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Linux Networking: Using Ipchains - page 5

Multiple Machines, A Single Connection

  • July 24, 2000
  • By William Wong
The sample hardware configuration considered in this article is a computer with two network adapters. These interfaces are assumed to be eth0 and eth1. Likewise, it is assumed that the IP address given by an ISP for the Internet connection is fixed. Dynamic IP addresses will be considered in the next article.

There are a number of variables defined in the following script. In particular, the external network interface variable, extif, is set to the second Ethernet adapter, eth1. The internal network interface variable, intif, is set to eth0. The fixed IP address for the router on the external network is in the variable extip while the internal network address and mask are saved in intnet.

The following script file is assumed to be saved as /etc/rc.d/rc.firewall. It must be set up as an executable file and it should be run when the system boots. This can be done by running the script from /etc/rc.d/rc.local. Keeping the firewall file separate from rc.local allows it to be run after the computer has been booted. This is usually required when a dynamic IP address is obtained from an ISP as considered in the next article. Here's the script file:

#!/bin/sh
# A simple example of ipchains saved as /etc/rc.d/rc.firewall
#
PATH=/sbin:/bin:/usr/sbin:/usr/bin

# Load required ip_masq modules (FTP included here)
/sbin/depmod -a
/sbin/modprobe ip_masq_ftp

# Enable IP forwarding
echo "1" > /proc/sys/net/ipv4/ip_forward

# Assign external IP variables
extip="64.66.99.123"
extif="eth1"

# Assign internal IP variables
intif="eth0"
intnet="192.168.1.0/24"

# Initialize MASQ timeout and standard chains
ipchains -M -S 7200 10 60
ipchains -F input
ipchains -P input REJECT
ipchains -F output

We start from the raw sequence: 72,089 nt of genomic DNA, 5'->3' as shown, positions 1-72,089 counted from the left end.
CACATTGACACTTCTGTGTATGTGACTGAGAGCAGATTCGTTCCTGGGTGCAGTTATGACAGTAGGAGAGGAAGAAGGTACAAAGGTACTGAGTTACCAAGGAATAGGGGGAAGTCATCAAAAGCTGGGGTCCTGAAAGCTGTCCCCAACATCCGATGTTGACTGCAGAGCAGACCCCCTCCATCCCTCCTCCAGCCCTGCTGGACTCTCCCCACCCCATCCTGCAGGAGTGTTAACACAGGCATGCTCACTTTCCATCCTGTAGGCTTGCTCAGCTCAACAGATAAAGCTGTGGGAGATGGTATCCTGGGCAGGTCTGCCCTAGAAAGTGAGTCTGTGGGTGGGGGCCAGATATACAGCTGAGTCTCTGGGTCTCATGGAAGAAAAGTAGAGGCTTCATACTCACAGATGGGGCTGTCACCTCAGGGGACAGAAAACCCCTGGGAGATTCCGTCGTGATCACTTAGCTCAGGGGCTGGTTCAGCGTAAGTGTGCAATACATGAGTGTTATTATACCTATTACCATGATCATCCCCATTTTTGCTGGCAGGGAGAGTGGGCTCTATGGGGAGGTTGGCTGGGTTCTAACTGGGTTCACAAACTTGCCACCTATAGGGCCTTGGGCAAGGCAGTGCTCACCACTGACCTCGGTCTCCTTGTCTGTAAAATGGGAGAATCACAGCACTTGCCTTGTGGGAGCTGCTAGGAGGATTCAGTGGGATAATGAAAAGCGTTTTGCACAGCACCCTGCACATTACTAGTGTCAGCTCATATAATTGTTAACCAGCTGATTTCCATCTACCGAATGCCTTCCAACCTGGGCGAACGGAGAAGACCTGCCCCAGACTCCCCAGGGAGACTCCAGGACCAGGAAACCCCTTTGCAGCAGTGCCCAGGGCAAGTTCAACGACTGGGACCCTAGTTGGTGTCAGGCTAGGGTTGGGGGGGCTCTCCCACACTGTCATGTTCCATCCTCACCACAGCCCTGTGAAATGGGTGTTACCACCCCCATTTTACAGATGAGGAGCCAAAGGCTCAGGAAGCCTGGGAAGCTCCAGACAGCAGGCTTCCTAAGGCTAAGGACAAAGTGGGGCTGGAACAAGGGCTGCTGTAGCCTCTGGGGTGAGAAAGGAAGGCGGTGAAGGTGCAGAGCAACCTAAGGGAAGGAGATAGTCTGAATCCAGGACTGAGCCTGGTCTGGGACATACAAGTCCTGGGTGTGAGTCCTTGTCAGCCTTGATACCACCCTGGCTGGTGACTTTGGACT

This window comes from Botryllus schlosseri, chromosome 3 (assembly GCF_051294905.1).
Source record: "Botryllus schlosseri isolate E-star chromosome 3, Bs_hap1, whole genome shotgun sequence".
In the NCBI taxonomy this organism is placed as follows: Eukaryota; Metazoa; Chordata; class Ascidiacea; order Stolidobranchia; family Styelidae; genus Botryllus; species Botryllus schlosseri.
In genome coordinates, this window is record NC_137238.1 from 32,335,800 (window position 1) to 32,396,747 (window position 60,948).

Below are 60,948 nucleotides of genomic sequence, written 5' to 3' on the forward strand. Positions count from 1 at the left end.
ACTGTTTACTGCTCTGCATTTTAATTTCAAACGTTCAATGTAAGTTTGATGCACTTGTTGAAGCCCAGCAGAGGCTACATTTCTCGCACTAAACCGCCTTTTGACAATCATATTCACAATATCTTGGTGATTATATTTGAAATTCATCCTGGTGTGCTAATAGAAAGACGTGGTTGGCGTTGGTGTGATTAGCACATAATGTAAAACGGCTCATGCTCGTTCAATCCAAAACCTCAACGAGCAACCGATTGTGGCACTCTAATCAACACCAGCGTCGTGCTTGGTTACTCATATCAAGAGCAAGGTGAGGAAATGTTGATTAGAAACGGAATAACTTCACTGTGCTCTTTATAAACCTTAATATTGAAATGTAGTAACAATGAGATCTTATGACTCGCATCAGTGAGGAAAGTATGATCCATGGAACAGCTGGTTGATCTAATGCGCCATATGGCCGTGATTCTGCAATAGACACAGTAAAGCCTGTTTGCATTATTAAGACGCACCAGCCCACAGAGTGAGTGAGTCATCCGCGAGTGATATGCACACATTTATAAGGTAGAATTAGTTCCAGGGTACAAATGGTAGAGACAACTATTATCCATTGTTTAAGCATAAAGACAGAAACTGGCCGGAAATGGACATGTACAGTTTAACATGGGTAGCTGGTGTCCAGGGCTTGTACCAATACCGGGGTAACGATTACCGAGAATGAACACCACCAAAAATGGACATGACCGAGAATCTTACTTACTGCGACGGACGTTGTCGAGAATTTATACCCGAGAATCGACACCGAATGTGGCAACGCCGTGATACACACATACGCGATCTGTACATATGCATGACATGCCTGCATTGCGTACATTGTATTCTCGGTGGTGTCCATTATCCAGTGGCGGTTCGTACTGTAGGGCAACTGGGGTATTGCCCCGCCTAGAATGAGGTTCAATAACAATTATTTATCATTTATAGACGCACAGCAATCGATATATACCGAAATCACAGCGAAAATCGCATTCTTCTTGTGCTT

ipchains -P output REJECT
ipchains -F forward
ipchains -P forward DENY

# Setup input policy
# local interface, local machines, going anywhere is valid
ipchains -A input -i $intif -s $intnet -d 0.0.0.0/0 -j ACCEPT

# reject IP spoofing where external computer claims to be a local
ipchains -A input -i $extif -s $intnet -d 0.0.0.0/0 -l -j REJECT

# allow external access via external interface
ipchains -A input -i $extif -s 0.0.0.0/0 -d $extip/32 -j ACCEPT

# loopback interface is valid
ipchains -A input -i lo -s 0.0.0.0/0 -d 0.0.0.0/0 -j ACCEPT

# Setup output policy
# all outgoing traffic is allowed
ipchains -A output -i $intif -s 0.0.0.0/0 -d $intnet -j ACCEPT

# prevent traffic for local network from using external interface
ipchains -A output -i $extif -s 0.0.0.0/0 -d $intnet -l -j REJECT

# prevent traffic from local network from using external interface
ipchains -A output -i $extif -s $intnet -d 0.0.0.0/0 -l -j REJECT

# anything else can go out
ipchains -A output -i $extif -s $extip/32 -d 0.0.0.0/0 -j ACCEPT

# loopback interface is valid
ipchains -A output -i lo -s 0.0.0.0/0 -d 0.0.0.0/0 -j ACCEPT


# Setup forwarding policy
# Masquerade local net traffic to anywhere
ipchains -A forward -i $extif -s $intnet -d 0.0.0.0/0 -j MASQ

The lo interface is a local loopback found on all computers. The masquerade support is strictly for local computers communicating with the Internet through the router. Access from the Internet is restricted to the router. If there is a Web server running on the router then this may be accessible from the Internet. Check out the next section for details.

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